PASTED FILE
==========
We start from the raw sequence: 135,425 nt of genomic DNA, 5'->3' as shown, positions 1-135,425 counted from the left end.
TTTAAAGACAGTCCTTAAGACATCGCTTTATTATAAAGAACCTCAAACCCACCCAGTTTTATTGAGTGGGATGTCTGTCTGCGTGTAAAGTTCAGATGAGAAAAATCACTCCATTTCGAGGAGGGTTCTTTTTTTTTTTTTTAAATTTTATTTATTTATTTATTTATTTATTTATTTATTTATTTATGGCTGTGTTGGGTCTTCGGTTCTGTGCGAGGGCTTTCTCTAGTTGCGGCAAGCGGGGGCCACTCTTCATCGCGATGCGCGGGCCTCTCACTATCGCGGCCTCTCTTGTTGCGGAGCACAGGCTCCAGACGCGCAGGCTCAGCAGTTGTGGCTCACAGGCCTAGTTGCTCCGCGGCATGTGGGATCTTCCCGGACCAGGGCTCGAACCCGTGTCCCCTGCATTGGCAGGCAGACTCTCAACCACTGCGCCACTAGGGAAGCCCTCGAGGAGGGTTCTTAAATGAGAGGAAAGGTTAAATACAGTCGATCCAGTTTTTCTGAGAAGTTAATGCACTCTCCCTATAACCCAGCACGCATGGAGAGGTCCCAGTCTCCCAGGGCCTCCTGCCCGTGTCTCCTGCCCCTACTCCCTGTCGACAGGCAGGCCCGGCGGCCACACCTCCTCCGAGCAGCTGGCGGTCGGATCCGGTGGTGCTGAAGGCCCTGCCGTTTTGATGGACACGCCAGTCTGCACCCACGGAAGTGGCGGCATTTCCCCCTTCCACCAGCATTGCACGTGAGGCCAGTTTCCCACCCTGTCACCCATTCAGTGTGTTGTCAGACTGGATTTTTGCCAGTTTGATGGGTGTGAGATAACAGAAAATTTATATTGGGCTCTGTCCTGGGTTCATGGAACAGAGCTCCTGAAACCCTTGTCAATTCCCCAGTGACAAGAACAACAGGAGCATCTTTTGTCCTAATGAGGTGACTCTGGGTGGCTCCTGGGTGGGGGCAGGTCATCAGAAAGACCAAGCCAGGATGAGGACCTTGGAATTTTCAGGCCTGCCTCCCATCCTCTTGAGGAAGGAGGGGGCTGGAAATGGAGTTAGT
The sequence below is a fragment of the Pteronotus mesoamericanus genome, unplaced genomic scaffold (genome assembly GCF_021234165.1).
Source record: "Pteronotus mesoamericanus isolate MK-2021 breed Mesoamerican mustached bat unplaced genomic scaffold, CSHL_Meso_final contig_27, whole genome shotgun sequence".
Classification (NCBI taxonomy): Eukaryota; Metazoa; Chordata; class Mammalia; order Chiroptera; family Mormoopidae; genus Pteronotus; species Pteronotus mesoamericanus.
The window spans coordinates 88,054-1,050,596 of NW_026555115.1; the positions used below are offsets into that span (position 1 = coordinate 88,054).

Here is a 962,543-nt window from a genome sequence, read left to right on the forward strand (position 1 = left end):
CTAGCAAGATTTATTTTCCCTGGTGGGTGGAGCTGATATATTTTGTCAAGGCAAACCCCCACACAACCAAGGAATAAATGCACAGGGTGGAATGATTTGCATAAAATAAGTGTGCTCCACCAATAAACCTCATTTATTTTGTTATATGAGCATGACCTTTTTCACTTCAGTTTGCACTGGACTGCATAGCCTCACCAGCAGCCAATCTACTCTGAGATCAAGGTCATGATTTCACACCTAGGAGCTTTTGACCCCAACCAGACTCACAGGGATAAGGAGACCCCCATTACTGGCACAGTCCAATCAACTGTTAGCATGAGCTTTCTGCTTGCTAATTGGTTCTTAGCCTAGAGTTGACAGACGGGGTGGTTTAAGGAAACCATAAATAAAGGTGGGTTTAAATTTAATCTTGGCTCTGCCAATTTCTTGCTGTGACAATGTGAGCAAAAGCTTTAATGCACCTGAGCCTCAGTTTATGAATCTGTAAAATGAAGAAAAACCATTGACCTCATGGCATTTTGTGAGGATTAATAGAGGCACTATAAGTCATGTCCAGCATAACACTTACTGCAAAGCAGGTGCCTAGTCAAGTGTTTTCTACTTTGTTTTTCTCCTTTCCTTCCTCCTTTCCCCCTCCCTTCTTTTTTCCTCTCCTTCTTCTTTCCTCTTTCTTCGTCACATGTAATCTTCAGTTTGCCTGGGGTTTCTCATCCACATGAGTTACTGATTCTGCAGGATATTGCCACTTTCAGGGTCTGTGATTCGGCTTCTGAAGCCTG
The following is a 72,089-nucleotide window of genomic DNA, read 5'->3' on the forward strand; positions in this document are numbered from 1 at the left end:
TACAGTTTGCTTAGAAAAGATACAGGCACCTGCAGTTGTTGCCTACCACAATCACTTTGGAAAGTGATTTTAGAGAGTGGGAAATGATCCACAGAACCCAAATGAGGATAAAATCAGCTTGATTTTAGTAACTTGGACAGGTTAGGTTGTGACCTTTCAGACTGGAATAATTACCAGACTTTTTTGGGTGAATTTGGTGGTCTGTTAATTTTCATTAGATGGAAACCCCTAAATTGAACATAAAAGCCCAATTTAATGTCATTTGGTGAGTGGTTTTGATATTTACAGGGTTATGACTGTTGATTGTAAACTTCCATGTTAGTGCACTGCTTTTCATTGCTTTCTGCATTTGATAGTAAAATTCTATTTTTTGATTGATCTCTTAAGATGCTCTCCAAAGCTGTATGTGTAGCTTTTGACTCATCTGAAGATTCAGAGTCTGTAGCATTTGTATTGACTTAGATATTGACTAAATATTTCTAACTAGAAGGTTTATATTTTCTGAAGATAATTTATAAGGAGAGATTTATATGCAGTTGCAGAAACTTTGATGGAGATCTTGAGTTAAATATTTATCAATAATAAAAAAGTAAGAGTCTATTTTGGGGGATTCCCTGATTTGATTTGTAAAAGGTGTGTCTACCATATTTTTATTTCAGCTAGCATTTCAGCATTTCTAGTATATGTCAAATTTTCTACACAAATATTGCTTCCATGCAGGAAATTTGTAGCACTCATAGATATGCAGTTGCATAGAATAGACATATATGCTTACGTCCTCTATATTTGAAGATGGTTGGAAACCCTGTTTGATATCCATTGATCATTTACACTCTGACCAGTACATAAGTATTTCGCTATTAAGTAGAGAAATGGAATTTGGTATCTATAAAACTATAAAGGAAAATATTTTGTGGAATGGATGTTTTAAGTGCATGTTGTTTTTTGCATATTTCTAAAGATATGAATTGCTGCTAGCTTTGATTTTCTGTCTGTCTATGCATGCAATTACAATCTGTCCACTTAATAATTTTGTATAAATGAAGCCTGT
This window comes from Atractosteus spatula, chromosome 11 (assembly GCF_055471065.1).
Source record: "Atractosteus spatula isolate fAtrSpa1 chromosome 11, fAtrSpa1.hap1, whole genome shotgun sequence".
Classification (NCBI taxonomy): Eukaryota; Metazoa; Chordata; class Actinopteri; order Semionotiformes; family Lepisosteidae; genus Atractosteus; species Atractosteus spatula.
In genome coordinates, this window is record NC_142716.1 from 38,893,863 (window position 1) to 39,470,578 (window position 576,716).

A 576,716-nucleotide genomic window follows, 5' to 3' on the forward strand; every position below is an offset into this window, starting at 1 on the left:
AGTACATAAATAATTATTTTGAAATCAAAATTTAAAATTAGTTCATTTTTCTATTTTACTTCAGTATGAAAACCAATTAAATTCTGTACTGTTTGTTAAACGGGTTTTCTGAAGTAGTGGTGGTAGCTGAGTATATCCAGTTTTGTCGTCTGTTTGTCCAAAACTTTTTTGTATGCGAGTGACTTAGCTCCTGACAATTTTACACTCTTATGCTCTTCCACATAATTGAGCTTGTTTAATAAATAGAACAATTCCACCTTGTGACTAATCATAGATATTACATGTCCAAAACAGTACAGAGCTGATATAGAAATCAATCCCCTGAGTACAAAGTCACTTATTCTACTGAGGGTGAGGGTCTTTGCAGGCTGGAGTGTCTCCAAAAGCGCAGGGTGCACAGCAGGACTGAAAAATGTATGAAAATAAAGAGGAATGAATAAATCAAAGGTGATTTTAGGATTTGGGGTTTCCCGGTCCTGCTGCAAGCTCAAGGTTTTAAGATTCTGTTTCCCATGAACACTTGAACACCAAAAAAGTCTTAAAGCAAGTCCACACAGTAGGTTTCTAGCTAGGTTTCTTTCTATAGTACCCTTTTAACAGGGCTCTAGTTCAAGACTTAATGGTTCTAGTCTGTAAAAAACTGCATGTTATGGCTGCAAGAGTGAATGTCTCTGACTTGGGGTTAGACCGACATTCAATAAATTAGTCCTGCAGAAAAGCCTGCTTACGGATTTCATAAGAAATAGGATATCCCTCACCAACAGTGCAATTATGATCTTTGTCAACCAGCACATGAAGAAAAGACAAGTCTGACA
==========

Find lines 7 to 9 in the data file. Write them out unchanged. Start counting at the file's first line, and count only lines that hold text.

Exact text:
Here is a 962,543-nt window from a genome sequence, read left to right on the forward strand (position 1 = left end):
CTAGCAAGATTTATTTTCCCTGGTGGGTGGAGCTGATATATTTTGTCAAGGCAAACCCCCACACAACCAAGGAATAAATGCACAGGGTGGAATGATTTGCATAAAATAAGTGTGCTCCACCAATAAACCTCATTTATTTTGTTATATGAGCATGACCTTTTTCACTTCAGTTTGCACTGGACTGCATAGCCTCACCAGCAGCCAATCTACTCTGAGATCAAGGTCATGATTTCACACCTAGGAGCTTTTGACCCCAACCAGACTCACAGGGATAAGGAGACCCCCATTACTGGCACAGTCCAATCAACTGTTAGCATGAGCTTTCTGCTTGCTAATTGGTTCTTAGCCTAGAGTTGACAGACGGGGTGGTTTAAGGAAACCATAAATAAAGGTGGGTTTAAATTTAATCTTGGCTCTGCCAATTTCTTGCTGTGACAATGTGAGCAAAAGCTTTAATGCACCTGAGCCTCAGTTTATGAATCTGTAAAATGAAGAAAAACCATTGACCTCATGGCATTTTGTGAGGATTAATAGAGGCACTATAAGTCATGTCCAGCATAACACTTACTGCAAAGCAGGTGCCTAGTCAAGTGTTTTCTACTTTGTTTTTCTCCTTTCCTTCCTCCTTTCCCCCTCCCTTCTTTTTTCCTCTCCTTCTTCTTTCCTCTTTCTTCGTCACATGTAATCTTCAGTTTGCCTGGGGTTTCTCATCCACATGAGTTACTGATTCTGCAGGATATTGCCACTTTCAGGGTCTGTGATTCGGCTTCTGAAGCCTG
The following is a 72,089-nucleotide window of genomic DNA, read 5'->3' on the forward strand; positions in this document are numbered from 1 at the left end: